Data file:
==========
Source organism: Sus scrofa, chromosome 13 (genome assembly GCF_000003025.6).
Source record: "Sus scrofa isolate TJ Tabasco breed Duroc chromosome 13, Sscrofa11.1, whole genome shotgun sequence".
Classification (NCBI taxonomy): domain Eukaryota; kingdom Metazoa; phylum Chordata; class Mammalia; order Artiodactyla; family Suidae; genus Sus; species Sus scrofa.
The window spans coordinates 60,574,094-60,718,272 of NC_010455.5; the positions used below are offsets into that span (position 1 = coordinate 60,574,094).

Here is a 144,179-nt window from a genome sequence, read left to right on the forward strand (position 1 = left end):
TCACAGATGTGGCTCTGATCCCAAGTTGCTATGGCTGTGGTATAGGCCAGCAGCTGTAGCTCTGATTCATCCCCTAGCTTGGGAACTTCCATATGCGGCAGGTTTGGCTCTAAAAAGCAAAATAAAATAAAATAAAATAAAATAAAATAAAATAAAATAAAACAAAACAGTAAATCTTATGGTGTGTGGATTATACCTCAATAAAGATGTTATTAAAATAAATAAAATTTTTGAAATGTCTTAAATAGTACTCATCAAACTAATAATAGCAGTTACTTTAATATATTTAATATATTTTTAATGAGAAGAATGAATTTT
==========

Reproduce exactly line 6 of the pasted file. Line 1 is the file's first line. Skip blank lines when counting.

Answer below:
TCACAGATGTGGCTCTGATCCCAAGTTGCTATGGCTGTGGTATAGGCCAGCAGCTGTAGCTCTGATTCATCCCCTAGCTTGGGAACTTCCATATGCGGCAGGTTTGGCTCTAAAAAGCAAAATAAAATAAAATAAAATAAAATAAAATAAAATAAAATAAAACAAAACAGTAAATCTTATGGTGTGTGGATTATACCTCAATAAAGATGTTATTAAAATAAATAAAATTTTTGAAATGTCTTAAATAGTACTCATCAAACTAATAATAGCAGTTACTTTAATATATTTAATATATTTTTAATGAGAAGAATGAATTTT